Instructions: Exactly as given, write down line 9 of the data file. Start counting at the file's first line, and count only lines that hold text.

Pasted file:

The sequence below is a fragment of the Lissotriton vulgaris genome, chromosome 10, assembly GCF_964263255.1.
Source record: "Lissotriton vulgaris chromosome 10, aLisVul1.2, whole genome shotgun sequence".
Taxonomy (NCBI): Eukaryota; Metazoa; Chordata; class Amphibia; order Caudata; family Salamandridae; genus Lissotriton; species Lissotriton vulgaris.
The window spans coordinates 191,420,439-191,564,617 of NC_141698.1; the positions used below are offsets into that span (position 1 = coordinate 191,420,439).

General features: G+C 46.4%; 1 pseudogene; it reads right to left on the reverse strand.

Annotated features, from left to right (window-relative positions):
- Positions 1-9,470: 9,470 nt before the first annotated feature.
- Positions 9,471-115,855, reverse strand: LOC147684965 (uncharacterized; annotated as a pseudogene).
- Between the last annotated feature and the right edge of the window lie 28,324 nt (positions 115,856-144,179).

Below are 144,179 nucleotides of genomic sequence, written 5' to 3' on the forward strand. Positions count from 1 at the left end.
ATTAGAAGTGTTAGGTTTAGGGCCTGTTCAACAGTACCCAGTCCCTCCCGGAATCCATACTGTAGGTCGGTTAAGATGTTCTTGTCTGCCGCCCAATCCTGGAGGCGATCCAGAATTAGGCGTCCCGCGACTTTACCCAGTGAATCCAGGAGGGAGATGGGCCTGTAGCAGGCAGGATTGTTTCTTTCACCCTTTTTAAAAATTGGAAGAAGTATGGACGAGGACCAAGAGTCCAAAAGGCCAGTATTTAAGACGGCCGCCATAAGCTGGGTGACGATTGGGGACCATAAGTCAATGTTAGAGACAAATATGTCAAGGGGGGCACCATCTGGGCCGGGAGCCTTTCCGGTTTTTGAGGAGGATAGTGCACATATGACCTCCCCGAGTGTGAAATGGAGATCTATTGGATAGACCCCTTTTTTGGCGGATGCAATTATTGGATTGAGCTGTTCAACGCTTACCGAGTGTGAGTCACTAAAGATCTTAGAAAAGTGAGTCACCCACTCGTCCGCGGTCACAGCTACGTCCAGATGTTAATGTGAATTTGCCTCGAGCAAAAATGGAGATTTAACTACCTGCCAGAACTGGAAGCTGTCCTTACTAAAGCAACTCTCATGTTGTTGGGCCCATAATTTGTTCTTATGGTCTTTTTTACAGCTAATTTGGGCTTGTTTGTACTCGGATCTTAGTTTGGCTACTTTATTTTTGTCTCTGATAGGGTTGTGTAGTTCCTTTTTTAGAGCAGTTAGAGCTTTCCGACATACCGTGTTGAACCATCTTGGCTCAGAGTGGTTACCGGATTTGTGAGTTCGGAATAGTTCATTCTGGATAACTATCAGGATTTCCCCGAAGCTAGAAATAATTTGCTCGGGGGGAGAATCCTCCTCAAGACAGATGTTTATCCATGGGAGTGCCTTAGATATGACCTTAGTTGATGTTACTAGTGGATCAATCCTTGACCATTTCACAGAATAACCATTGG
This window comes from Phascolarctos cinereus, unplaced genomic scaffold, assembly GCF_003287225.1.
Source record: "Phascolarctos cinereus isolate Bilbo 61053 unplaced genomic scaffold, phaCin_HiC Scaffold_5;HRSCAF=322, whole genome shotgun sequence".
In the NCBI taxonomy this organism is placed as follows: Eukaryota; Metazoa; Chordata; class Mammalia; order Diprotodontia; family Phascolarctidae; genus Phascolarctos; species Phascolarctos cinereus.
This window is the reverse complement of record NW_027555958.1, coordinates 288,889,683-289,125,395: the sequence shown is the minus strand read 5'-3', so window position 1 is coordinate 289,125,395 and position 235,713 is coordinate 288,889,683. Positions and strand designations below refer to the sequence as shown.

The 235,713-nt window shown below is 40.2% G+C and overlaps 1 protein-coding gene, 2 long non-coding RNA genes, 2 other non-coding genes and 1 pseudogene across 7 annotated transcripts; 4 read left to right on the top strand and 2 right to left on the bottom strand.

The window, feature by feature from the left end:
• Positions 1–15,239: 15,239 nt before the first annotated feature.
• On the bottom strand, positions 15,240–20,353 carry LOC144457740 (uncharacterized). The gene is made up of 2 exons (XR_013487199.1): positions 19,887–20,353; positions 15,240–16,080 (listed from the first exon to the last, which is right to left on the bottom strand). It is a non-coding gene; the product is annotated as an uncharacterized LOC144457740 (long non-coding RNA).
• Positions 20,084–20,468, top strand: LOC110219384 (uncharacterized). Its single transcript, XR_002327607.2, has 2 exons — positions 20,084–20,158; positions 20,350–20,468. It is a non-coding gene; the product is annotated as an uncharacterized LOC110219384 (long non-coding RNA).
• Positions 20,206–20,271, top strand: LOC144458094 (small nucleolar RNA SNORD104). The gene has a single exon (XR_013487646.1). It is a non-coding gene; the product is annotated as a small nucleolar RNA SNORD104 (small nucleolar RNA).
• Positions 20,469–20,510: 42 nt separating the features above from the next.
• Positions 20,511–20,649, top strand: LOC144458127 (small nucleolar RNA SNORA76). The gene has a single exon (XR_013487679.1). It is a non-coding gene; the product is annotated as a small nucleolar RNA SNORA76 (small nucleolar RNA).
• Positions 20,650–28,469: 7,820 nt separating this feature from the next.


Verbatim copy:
- Between the last annotated feature and the right edge of the window lie 28,324 nt (positions 115,856-144,179).